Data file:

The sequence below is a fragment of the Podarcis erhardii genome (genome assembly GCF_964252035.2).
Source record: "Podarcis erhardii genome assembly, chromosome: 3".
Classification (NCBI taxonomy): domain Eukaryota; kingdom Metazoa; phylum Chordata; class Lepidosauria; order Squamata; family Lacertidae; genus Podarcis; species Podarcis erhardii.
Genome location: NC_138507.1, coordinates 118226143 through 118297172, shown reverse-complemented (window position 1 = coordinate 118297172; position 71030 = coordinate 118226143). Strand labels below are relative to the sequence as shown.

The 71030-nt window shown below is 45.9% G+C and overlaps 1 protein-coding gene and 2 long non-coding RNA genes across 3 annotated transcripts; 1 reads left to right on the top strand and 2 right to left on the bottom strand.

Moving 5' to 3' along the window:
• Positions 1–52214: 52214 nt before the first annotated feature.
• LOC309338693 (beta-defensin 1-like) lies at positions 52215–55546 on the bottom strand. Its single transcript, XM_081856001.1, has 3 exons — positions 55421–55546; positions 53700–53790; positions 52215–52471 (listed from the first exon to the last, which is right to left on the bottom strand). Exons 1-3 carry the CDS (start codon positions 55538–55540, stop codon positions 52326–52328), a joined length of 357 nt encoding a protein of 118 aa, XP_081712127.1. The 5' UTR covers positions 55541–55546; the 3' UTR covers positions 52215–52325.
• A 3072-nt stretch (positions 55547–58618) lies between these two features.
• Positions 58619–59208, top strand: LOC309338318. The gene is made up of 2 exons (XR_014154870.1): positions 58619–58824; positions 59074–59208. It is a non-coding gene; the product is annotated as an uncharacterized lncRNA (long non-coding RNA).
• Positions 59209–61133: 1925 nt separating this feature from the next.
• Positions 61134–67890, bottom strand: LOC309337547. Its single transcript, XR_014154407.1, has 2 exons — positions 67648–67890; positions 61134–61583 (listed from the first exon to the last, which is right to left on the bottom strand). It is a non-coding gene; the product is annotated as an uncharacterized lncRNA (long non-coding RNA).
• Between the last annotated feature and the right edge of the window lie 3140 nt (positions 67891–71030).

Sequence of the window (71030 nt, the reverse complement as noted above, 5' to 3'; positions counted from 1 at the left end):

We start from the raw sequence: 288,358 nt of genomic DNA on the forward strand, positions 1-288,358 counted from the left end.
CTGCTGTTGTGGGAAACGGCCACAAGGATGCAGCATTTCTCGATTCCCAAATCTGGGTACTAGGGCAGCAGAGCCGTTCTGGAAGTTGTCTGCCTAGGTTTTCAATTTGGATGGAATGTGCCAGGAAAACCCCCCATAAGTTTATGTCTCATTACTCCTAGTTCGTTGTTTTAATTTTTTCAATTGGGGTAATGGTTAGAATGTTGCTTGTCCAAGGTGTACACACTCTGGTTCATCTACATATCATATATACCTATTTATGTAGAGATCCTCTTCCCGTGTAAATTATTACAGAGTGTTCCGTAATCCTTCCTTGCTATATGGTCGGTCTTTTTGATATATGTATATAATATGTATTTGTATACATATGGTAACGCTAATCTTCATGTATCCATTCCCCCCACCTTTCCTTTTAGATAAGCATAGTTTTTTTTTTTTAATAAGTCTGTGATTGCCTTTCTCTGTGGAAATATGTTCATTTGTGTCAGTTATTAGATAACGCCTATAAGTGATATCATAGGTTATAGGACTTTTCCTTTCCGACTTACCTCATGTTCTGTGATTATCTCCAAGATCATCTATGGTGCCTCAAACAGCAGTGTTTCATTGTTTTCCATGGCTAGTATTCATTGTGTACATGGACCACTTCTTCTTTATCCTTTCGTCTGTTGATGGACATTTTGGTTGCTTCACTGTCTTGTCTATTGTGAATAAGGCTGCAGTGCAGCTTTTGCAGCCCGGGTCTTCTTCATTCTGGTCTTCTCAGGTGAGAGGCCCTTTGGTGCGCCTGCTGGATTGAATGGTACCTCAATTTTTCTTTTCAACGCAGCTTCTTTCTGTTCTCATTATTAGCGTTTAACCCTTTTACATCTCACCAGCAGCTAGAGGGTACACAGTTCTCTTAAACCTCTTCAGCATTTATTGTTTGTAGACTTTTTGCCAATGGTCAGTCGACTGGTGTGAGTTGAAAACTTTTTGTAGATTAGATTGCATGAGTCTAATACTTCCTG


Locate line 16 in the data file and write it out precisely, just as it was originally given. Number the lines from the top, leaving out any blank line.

CTGCTGTTGTGGGAAACGGCCACAAGGATGCAGCATTTCTCGATTCCCAAATCTGGGTACTAGGGCAGCAGAGCCGTTCTGGAAGTTGTCTGCCTAGGTTTTCAATTTGGATGGAATGTGCCAGGAAAACCCCCCATAAGTTTATGTCTCATTACTCCTAGTTCGTTGTTTTAATTTTTTCAATTGGGGTAATGGTTAGAATGTTGCTTGTCCAAGGTGTACACACTCTGGTTCATCTACATATCATATATACCTATTTATGTAGAGATCCTCTTCCCGTGTAAATTATTACAGAGTGTTCCGTAATCCTTCCTTGCTATATGGTCGGTCTTTTTGATATATGTATATAATATGTATTTGTATACATATGGTAACGCTAATCTTCATGTATCCATTCCCCCCACCTTTCCTTTTAGATAAGCATAGTTTTTTTTTTTTAATAAGTCTGTGATTGCCTTTCTCTGTGGAAATATGTTCATTTGTGTCAGTTATTAGATAACGCCTATAAGTGATATCATAGGTTATAGGACTTTTCCTTTCCGACTTACCTCATGTTCTGTGATTATCTCCAAGATCATCTATGGTGCCTCAAACAGCAGTGTTTCATTGTTTTCCATGGCTAGTATTCATTGTGTACATGGACCACTTCTTCTTTATCCTTTCGTCTGTTGATGGACATTTTGGTTGCTTCACTGTCTTGTCTATTGTGAATAAGGCTGCAGTGCAGCTTTTGCAGCCCGGGTCTTCTTCATTCTGGTCTTCTCAGGTGAGAGGCCCTTTGGTGCGCCTGCTGGATTGAATGGTACCTCAATTTTTCTTTTCAACGCAGCTTCTTTCTGTTCTCATTATTAGCGTTTAACCCTTTTACATCTCACCAGCAGCTAGAGGGTACACAGTTCTCTTAAACCTCTTCAGCATTTATTGTTTGTAGACTTTTTGCCAATGGTCAGTCGACTGGTGTGAGTTGAAAACTTTTTGTAGATTAGATTGCATGAGTCTAATACTTCCTG